9 Tips to Avoid Cooking Fires During the Holidays

The holidays are times for family get-togethers, and food is a big part of the festivities. But it’s important to keep in mind, as you’re chopping, slicing, baking, and broiling, that cooking fires are the most common type of fire experienced by American households. mom and daughters cooking in the kitchenAnd there’s an increased incidence of cooking fires on Thanksgiving, Christmas Eve and Christmas Day. They’re also the leading cause of civilian fire injuries in residences. Here are some tips to avoid a cooking fire and what to do if the worst happens.

Tips to Avoid a Cooking Fire

You can prevent these fires. The kitchen can be one of the most hazardous rooms in the home if you don't practice safe cooking behaviors. Here’s how to stay safe:
  1. Stay in the kitchen. When you are frying, grilling, or broiling food, don’t leave it alone. If you have to leave the kitchen for even a short time, turn off the stove.  
  2. If you are simmering, baking, roasting or boiling food, be sure to check it regularly. Don’t leave the house. Check cooking food regularly, and use a timer for items that take a while to cook. A timer not only tells you when your food is done, but it’s also a reminder that you have something in the oven or on the stove. 
  3. Stay alert! It might be tempting to make chocolate chip cookies at midnight, but this is prime time for fires. If you’re sleepy, have been drinking alcohol or have taken medicine that makes you drowsy, you might just fall asleep, those cookies burn to a crisp and, next thing you know, you have an oven fire.
  4. Keep things that can catch fire like potholders, oven mitts, wooden utensils, paper or plastic bags, food packaging, towels, or curtains away from the top of your stove.
  5. Keep the stovetop, burners and oven clean.
  6. Roll up your sleeves. When you’re cooking, wear short, close-fitting or tightly rolled sleeves. Loose sleeves can dangle onto burners and catch fire if they come in contact with a gas flame or electric element. 
  7. Keep children and pets away from the cooking area, making them stay at least three feet away from the stove.
  8. Plug microwave ovens and other cooking appliances directly into an outlet. You should never use an extension cord for a cooking appliance because it can overload the circuit and cause a fire.
  9. Purchase a fire extinguisher. You want to be prepared for the worst.

If You Have a Cooking Fire

Despite taking every precaution, sometimes the very thing you’re trying to prevent happens. Don’t panic. Take the below steps after you discover the fire and after it’s out.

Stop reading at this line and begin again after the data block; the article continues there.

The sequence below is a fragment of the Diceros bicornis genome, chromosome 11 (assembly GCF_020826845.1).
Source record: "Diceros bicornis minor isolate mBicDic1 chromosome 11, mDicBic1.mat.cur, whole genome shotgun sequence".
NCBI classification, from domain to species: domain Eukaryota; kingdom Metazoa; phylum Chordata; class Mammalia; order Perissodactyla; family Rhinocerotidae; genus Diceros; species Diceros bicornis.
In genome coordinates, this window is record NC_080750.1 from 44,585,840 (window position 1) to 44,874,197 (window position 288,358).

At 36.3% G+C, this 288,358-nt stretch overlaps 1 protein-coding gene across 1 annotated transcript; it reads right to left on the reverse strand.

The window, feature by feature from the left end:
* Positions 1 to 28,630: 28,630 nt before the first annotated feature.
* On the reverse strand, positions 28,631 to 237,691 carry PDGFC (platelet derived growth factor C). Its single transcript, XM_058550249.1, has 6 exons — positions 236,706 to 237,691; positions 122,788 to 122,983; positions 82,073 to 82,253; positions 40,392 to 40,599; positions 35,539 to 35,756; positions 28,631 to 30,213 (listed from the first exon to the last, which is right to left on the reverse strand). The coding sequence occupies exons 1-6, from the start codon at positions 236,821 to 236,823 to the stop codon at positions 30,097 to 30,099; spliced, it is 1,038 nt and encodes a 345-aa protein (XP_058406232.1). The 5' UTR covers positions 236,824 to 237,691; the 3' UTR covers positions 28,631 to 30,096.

When You Discover the Fire

  • Just get out.  If it’s a pan on fire, often you can put those out with your fire extinguisher. However, if you have doubts, leave. And when you do, close the door behind you to help contain the fire. Call 911 or your local emergency number after you leave.
  • If you do try to fight the fire, be sure others are already leaving and you have a clear path to the exit.
  • If a small grease fire starts in a pan, smother the flames by carefully sliding the lid over the pan (make sure you are wearing an oven mitt). Then turn off the burner and do not move the pan. To keep the fire from restarting, keep the lid on the pan until the pan is completely cool.
  • If you have an oven fire, turn off the oven and keep the door closed to prevent flames from burning you or your clothing. Call 911.
  • For a microwave oven fire, turn the microwave off immediately and keep the door closed, and don’t open it until the fire is completely out. Unplug it if you can safely reach the outlet.

After the Fire

If you had an appliance fire, it’s important to have the microwave, stove, or oven checked out before you use it again.  When you’ve had a fire:
  • Find a safe place to stay. Even if there was a small fire in an oven, it’s likely smoke has filled the kitchen and moved to other parts of the house. You have no idea what toxic chemicals have been released, so it’s better to stay somewhere else.
  • Contact your insurance company. You’ll want to start a claim. And your policy might cover living expenses while cleanup and restoration are taking place.
  • Call a restoration contractor. Make this call right away. They can take steps to protect your property from the elements if necessary and clean and repair your property to its original condition. It will give you peace of mind while you take care of other details.

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